The figures, released last week and covering the six-month period to the end of 2017, showed that overall print circulation across the entire market fell by 5%, while digital purchases grew by 3%, and online readership for consumer magazines jumped by 37%.
There were large declines for international news and current affairs titles, which fell by 15% year-on-year. News and current affairs titles relating to business and finances dropped by 6% while science-related titles fell by 5%.
Domestic news and current affairs titles, however, saw circulation grow by 1%.
The Spectator was one of the sector’s success stories, with its print sales reaching a record high. The title’s total circulation figure was up 7% year-on-year to 85,172, and print sales made up 62,940 of this total, surpassing its previous print peak in 2006.
The Spectator editor Fraser Nelson said: “Digital is behind the renaissance of print. The website brings millions of people to The Spectator and they can read two articles a week before being invited to subscribe for full access. When they do, the vast majority choose our print and digital package.
“Then, those who never thought they’d get into the habit of reading a print magazine find that they’re hooked.
“So digital is not a threat to print. In our experience, digital has led to renaissance of print.”
The Economist, meanwhile, grew its circulation by 8% year-on-year to 254,129, while Prospect magazine jumped by 37% to 44,670.
But Private Eye saw a circulation decline of 1% to 246,628, The Week fell by 1.8% to 202,617 and Time Magazine fell by 18% to 76,052, while Time’s Fortune Magazine dropped by 32% to 58,780.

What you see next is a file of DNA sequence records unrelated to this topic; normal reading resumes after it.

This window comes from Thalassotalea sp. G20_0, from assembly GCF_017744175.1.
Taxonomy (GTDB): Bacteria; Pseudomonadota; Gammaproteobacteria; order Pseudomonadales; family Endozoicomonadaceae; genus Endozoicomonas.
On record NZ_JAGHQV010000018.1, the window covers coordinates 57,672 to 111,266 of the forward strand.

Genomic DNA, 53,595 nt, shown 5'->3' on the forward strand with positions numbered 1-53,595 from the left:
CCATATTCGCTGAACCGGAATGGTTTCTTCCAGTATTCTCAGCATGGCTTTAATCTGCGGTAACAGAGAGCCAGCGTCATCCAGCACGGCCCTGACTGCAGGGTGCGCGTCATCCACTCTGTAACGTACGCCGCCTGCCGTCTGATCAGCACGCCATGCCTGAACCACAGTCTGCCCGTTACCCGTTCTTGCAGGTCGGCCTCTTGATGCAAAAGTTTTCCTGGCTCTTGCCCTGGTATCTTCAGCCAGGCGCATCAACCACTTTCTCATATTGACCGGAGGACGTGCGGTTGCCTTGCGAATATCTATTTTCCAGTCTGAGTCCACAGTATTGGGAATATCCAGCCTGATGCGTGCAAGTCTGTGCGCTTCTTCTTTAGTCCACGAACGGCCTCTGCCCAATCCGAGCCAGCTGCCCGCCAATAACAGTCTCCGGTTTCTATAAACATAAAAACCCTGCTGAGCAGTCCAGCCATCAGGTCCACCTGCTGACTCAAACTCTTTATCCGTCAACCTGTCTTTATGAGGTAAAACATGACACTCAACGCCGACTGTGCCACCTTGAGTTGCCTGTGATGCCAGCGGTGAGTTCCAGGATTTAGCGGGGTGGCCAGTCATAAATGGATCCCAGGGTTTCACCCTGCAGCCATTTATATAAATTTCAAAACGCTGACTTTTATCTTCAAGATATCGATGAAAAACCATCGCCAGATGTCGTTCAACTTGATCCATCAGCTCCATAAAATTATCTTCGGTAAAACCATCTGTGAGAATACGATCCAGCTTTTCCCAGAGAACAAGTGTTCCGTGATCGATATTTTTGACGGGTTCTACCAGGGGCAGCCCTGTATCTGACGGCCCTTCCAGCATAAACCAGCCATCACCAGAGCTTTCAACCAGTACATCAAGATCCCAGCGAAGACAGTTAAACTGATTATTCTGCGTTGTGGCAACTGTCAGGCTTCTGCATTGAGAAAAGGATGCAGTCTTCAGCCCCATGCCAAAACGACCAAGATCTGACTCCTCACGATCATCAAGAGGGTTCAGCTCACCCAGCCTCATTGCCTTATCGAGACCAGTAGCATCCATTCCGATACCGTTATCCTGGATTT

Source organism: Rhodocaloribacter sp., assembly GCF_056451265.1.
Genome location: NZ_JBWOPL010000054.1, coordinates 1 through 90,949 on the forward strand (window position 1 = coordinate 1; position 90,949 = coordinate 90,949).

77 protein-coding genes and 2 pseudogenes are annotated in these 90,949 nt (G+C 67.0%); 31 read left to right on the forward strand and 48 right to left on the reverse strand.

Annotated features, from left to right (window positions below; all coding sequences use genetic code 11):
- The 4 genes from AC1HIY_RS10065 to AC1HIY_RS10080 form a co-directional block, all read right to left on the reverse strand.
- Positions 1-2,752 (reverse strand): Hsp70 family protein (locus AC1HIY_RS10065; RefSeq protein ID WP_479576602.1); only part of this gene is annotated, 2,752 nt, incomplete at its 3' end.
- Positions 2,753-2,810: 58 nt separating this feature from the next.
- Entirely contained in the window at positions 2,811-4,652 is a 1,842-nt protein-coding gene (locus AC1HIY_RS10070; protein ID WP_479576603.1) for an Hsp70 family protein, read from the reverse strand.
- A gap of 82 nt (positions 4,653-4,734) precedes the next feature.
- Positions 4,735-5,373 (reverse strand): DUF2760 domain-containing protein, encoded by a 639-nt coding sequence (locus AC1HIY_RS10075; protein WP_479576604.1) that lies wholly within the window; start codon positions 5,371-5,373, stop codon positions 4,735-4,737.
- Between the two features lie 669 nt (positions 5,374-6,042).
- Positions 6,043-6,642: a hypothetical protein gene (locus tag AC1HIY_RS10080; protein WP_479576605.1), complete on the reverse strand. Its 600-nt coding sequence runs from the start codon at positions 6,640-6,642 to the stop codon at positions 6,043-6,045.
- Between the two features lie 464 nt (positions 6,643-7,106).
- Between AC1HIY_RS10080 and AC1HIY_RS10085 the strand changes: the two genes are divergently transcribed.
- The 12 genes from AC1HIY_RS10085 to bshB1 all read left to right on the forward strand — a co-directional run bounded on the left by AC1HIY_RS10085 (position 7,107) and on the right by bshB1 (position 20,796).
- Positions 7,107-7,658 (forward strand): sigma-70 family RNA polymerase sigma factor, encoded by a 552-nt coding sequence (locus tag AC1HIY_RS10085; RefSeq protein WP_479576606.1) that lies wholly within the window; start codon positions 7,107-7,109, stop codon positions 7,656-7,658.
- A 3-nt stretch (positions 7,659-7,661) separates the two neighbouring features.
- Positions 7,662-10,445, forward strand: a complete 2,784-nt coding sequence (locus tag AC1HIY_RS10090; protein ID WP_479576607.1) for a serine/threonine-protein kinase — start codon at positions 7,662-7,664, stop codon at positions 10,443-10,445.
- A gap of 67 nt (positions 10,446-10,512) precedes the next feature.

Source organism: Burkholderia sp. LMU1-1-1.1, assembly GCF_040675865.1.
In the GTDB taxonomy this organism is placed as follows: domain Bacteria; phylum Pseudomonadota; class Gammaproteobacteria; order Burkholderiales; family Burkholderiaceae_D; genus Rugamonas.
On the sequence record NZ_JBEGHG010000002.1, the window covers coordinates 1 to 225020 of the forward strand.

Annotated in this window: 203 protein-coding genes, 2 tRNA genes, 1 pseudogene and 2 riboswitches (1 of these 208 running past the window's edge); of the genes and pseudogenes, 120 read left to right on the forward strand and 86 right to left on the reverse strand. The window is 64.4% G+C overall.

Among the other hardest hit sectors once again was women’s weeklies, which saw circulation drop by 11% overall. Now dropped by 25% year-on-year to 78,619, Woman fell by 20% to 166,573 and New! fell by 17% to 170,887.
The only titles to post increases in this sector were Love It!, up by 2% to 84,465, Bella, up by 1% to 164,051, and Take A Break Series, which leapt by 25% to 212,560.
Women’s general interest fell by 9%, women’s health and beauty dropped by 7%, and women’s lifestyle/fashion declined by 4%.
Other sectors experiencing notable declines were general interest – retirement, which fell by 14%, and motoring and motorcycling, which dropped by 6%.
Bucking the general trend was the men’s lifestyle general sector, which grew its circulation by 6%. A number of leisure interests sectors also experienced growth, with literary up by 10%, camping/walking/climbing up by 4%, photography up by 4%, holiday and travel up by 3%, and equestrian up by 2%.
Graham Martin, head of publishing at Total Media, told Mediatel Newsline: “The fact that circulation of print is down 5% across the market is, of course, a concern – but the fact that the country and countryside sector has seen such a sharp increase shows that consumers will continue to buy specialist content that they cannot find elsewhere.
“The growth of key home and countryside titles, compared to a 6% decline in current affairs, indicates we have shifted to a 'grass is greener' mentality.
“There is a pervading 'bad news' culture, propelled by the likes of Brexit and Trump that has caused us to become fatigued by the same type of news stories dominating the agenda. It's a concern, but in the long run, as the war on fake news and clickbait rages on, high-quality publishing will remain crucial for readers and advertisers alike.”
The most successful title in the six-month period was The National Trust Magazine, with circulation up 4% year-on-year at 2,407,219. Tesco Magazine was second, with circulation down 0.2% to 1,928,220 and Asda’s Good Living magazine was third, with circulation down by 4% to 1,774,500.
TV Choice, the UK’s biggest paid-for title, saw its circulation drop by 2.5% year-on-year to 1,188,558.
The printing of this title, which was moved to the continent after the collapse of Polestar, has now partially returned to the UK, with YM Chantry taking over from Netherlands-based Roto Smeets as one of its two printers, alongside Bauer’s own continental print plant BPW.